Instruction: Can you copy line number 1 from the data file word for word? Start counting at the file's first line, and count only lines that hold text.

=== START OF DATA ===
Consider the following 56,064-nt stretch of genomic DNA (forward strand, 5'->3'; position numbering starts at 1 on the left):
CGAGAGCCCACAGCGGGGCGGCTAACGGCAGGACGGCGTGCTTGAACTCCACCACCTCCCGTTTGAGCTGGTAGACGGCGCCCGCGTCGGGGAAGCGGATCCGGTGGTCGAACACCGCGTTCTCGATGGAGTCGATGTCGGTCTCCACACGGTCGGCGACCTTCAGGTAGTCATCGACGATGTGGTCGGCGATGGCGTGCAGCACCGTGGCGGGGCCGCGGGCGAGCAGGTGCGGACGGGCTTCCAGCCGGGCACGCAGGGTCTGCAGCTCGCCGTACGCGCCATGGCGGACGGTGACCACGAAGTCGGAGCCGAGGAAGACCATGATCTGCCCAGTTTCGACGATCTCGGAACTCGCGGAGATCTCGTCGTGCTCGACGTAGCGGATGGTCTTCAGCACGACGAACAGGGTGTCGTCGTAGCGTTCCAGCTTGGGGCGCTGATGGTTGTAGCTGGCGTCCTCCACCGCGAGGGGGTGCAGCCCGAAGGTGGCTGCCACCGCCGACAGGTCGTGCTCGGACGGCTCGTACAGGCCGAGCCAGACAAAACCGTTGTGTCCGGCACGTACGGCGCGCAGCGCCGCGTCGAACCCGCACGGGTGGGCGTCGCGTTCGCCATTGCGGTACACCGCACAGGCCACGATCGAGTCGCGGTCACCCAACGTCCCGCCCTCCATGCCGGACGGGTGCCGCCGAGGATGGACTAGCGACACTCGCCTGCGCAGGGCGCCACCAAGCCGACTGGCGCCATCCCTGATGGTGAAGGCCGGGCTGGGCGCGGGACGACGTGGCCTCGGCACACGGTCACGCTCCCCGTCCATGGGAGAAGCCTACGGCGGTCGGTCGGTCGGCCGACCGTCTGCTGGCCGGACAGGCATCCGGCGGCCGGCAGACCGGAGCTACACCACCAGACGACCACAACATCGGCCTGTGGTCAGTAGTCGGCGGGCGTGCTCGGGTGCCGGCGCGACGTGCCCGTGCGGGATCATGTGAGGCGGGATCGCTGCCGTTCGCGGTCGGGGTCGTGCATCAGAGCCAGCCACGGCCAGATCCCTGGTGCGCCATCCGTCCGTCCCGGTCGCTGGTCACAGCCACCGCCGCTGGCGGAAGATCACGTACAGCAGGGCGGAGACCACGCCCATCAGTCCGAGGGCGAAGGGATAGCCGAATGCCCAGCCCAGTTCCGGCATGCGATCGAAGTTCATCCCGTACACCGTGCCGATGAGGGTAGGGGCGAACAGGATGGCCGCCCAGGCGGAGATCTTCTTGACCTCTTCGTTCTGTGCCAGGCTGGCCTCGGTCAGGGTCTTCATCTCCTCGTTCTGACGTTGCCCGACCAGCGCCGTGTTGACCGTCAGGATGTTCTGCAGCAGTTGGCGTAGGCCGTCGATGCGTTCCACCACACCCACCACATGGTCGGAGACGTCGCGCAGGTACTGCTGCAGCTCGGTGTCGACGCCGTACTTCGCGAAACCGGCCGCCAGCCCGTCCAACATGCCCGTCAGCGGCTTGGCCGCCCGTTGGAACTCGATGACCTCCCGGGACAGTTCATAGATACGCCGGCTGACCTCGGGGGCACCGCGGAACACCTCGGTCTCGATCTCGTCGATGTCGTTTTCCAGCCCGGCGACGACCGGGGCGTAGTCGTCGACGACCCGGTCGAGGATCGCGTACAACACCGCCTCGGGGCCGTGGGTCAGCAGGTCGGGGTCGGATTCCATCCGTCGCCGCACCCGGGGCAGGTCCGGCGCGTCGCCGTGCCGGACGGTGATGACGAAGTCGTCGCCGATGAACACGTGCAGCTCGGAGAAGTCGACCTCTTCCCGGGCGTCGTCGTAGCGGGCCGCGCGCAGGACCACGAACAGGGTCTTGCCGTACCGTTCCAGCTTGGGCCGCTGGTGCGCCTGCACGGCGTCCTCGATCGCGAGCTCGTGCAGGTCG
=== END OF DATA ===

Consider the following 56,064-nt stretch of genomic DNA (forward strand, 5'->3'; position numbering starts at 1 on the left):